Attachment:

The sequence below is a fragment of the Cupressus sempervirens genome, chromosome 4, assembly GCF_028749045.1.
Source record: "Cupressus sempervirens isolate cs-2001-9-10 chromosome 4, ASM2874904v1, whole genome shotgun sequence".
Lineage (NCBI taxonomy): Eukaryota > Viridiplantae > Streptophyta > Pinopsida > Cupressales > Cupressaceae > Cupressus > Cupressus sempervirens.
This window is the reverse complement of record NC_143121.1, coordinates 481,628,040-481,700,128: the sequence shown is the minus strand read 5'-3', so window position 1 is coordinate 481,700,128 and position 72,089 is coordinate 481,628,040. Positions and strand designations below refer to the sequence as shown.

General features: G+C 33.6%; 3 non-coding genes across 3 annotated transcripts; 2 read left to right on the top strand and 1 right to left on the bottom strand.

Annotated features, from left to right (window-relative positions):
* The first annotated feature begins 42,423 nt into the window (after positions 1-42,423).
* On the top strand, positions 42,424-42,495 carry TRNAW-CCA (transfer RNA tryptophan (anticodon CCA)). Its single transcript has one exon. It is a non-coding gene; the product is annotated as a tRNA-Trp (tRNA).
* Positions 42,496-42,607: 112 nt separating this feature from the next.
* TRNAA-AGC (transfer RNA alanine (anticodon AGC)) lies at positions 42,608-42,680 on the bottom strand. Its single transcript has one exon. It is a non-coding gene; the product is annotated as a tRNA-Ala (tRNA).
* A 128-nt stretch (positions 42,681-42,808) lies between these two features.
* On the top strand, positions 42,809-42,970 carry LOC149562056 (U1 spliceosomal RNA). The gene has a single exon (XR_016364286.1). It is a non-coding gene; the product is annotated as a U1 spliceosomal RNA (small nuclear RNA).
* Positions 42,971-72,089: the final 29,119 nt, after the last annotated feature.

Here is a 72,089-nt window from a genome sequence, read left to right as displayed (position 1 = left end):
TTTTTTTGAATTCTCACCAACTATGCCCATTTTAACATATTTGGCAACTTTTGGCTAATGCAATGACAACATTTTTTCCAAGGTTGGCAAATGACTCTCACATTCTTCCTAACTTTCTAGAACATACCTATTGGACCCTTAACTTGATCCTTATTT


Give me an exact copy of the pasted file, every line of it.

The sequence below is a fragment of the Cupressus sempervirens genome, chromosome 4, assembly GCF_028749045.1.
Source record: "Cupressus sempervirens isolate cs-2001-9-10 chromosome 4, ASM2874904v1, whole genome shotgun sequence".
Lineage (NCBI taxonomy): Eukaryota > Viridiplantae > Streptophyta > Pinopsida > Cupressales > Cupressaceae > Cupressus > Cupressus sempervirens.
This window is the reverse complement of record NC_143121.1, coordinates 481,628,040-481,700,128: the sequence shown is the minus strand read 5'-3', so window position 1 is coordinate 481,700,128 and position 72,089 is coordinate 481,628,040. Positions and strand designations below refer to the sequence as shown.

General features: G+C 33.6%; 3 non-coding genes across 3 annotated transcripts; 2 read left to right on the top strand and 1 right to left on the bottom strand.

Annotated features, from left to right (window-relative positions):
* The first annotated feature begins 42,423 nt into the window (after positions 1-42,423).
* On the top strand, positions 42,424-42,495 carry TRNAW-CCA (transfer RNA tryptophan (anticodon CCA)). Its single transcript has one exon. It is a non-coding gene; the product is annotated as a tRNA-Trp (tRNA).
* Positions 42,496-42,607: 112 nt separating this feature from the next.
* TRNAA-AGC (transfer RNA alanine (anticodon AGC)) lies at positions 42,608-42,680 on the bottom strand. Its single transcript has one exon. It is a non-coding gene; the product is annotated as a tRNA-Ala (tRNA).
* A 128-nt stretch (positions 42,681-42,808) lies between these two features.
* On the top strand, positions 42,809-42,970 carry LOC149562056 (U1 spliceosomal RNA). The gene has a single exon (XR_016364286.1). It is a non-coding gene; the product is annotated as a U1 spliceosomal RNA (small nuclear RNA).
* Positions 42,971-72,089: the final 29,119 nt, after the last annotated feature.

Here is a 72,089-nt window from a genome sequence, read left to right as displayed (position 1 = left end):
TTTTTTTGAATTCTCACCAACTATGCCCATTTTAACATATTTGGCAACTTTTGGCTAATGCAATGACAACATTTTTTCCAAGGTTGGCAAATGACTCTCACATTCTTCCTAACTTTCTAGAACATACCTATTGGACCCTTAACTTGATCCTTATTT